I prefer staples because they are small, and do the job well and are relatively cheap. A staple gun is well worth the investment.

As far as putting the seat on it, like I was saying, I would staple basically one side and then I was stretch the vinyl, more the center, staple it in on 12 inch centers. This is all in the backside that you are stapling here. What we are trying to do is make the conformity of the seat look like a seat.

Then I would take the sides stretch them lightly over and go around it (it is almost like wrapping a birthday present) and staple the back side. (You don’t have to over staple this thing.) Then I would take some scissors and trim back all the excess. Make sure that you leave yourself some excess in case you have to come back and re-staple it or you can cover it up. The excess provides a shield from the elements as well: for instance water.

The back of the seat:

The back portion is a little less involved than the bottom. It is pretty much, like I said before, like wrapping a birthday present. I do on the back portion put boards on the side, as well. Those boards are designed for side cornering. I don't go that elaborate on the back, as putting side cushions (like on the seat portion). You can if you want, but I have not on my designs.

I just basically use the side support more for strength and it keeps the cushion from smashing into the frame and getting as set.

So I take the vinyl stretch it around lightly you do not want to stretch it too much if you stretch it to tightly.

(One of the things I should of told you before is the wood it self is a good idea to take a sander on all the corners of the wood, because the wood itself is sharp and it can slice through the vinyl if you are not careful. I would just take a belt sander and make all sharp edges round so that the vinyl itself does not tear.)

So then you basically on the back stretch it lightly. Do it as if you were wrapping a present. You may want to make some folds. And do some nice folds. Like you see on a box present.. You basically fold it in and try to conceal it as if there is actually a seam. And you do the same thing with wrapping the seat vinyl.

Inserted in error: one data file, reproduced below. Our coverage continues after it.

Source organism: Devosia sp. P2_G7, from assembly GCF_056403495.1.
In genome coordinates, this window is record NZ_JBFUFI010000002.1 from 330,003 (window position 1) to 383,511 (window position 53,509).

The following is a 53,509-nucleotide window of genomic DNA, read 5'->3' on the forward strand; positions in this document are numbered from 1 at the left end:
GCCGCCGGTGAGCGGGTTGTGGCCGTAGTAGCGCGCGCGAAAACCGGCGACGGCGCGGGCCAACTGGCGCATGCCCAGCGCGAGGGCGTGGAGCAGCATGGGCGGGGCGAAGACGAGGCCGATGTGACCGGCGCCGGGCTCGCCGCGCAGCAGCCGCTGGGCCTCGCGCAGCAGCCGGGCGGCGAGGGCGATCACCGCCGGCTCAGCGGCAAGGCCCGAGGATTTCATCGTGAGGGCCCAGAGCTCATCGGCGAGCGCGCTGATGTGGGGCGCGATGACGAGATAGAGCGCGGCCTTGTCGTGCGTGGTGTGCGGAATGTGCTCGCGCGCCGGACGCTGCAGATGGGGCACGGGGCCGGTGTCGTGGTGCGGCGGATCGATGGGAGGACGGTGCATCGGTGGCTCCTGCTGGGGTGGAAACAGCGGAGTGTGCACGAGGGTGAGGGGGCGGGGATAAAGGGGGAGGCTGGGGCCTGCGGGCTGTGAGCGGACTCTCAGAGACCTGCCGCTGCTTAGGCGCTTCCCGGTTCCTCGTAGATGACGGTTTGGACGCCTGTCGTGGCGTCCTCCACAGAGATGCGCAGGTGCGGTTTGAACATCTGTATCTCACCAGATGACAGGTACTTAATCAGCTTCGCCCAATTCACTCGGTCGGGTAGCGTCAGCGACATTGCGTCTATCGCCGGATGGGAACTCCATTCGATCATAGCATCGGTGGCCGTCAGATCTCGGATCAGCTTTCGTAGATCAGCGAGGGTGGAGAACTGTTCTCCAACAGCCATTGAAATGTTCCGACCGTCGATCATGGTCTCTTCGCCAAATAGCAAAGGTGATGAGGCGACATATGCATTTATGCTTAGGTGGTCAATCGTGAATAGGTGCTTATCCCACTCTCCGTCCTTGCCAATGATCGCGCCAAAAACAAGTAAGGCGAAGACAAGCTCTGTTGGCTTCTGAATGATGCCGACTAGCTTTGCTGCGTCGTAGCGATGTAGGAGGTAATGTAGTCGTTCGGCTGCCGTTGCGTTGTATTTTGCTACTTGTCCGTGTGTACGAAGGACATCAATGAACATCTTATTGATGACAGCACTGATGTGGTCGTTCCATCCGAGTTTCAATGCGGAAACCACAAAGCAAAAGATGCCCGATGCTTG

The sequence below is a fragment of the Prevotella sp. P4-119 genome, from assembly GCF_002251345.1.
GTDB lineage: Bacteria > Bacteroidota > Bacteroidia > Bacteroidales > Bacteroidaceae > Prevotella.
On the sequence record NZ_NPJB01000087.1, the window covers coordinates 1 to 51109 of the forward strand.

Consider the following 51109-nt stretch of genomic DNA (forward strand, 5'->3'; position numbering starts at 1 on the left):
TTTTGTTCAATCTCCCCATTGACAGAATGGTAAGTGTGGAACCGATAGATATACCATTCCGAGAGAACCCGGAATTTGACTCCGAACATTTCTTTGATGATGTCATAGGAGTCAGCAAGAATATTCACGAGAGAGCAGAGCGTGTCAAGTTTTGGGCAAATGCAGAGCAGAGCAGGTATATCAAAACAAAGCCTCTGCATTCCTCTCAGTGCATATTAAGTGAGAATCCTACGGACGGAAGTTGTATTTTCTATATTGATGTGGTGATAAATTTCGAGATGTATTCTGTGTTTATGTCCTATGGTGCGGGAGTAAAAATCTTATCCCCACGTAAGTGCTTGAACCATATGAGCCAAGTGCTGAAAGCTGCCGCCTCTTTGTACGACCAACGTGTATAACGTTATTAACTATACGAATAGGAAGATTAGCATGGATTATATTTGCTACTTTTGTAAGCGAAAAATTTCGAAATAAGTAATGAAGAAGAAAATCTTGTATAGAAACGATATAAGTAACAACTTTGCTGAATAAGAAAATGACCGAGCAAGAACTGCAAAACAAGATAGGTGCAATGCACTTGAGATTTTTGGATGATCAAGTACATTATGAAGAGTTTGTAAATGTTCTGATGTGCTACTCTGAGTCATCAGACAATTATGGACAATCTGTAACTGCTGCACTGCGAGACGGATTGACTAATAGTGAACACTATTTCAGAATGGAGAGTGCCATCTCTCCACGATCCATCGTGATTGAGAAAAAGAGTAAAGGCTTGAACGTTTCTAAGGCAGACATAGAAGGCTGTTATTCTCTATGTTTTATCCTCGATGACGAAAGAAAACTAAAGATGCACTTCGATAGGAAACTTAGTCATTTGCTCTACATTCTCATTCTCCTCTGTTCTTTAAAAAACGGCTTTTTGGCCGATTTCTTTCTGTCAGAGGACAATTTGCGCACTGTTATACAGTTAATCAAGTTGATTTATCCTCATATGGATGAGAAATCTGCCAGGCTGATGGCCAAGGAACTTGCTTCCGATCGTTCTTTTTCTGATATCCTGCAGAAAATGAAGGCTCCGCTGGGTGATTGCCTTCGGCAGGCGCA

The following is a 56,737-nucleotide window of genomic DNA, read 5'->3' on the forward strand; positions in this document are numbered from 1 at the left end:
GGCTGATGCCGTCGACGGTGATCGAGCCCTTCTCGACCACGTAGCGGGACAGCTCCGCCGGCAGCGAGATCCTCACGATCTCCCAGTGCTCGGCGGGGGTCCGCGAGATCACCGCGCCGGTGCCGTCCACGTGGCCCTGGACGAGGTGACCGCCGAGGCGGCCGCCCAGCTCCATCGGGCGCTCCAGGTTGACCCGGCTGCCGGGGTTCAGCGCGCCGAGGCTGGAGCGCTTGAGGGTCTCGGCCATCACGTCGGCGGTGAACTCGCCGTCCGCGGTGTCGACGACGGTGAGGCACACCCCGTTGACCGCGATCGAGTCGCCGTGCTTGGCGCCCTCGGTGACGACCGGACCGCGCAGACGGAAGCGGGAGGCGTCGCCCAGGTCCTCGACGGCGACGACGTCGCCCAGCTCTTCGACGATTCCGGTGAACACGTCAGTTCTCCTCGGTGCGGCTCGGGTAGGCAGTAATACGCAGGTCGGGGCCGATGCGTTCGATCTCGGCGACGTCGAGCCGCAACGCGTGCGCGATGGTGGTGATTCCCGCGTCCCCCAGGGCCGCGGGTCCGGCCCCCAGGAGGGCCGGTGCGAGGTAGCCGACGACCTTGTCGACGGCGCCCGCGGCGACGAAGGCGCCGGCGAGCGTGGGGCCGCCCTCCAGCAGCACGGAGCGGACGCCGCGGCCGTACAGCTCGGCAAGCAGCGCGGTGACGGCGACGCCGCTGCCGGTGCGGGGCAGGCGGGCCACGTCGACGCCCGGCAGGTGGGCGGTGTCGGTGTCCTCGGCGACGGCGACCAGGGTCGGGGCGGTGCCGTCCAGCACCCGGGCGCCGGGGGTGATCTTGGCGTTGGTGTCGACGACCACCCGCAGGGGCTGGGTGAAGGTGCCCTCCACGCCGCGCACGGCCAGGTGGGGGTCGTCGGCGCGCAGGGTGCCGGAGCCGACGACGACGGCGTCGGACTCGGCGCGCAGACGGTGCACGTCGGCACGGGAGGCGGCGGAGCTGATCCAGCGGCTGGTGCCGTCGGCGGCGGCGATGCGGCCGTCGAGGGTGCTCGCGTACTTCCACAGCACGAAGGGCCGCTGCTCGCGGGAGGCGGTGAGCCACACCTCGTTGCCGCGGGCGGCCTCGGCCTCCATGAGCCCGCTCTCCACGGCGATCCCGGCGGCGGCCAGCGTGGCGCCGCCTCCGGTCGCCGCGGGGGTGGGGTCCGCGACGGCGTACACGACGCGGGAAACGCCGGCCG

After all the seats are completed then you mount it to the frame work of the go cart. On my frames I provided several plates were you can screw into the seat back. And the nice thing about my design is that there is only one screw. You just zip that screw out and pull off the back and get at the engine.

Now I would actually suggest to do something better than that and have a quick disconnect. You can quick disconnect the seat and get at the engine.

If I were to say that there is any disadvantages to my design, that would be: The seat is in the way for some issues, that would be for instance, filling the engine with the oil easily. The filler, on a Briggs is easier to get at on the front side than the back side, so pulling the seat out of the way is ideal.

That pretty much sums up seat construction and design.

You can get more elaborate with seats. I’ve heard of people taking Great-Stuff and putting it in garbage bags and sitting on the bag. For about 10 minutes it will set and then have a seat. The trouble with that is it’s kind of a hard seat because the great stuff is hard. It is not super hard , but it is not soft either. So I would strongly suggest that you don’t use a very hard seat either. There is no reason that you need to have your bones cracking while you are riding your go-kart. It is more fun to go on your go-kart with some cushioning. Especially, if you don’t have suspension. A good soft seat serves that purpose.

 
 

Great Birthday Present:  The Father and Son Wood Go Kart Project

Wood Go Kart Project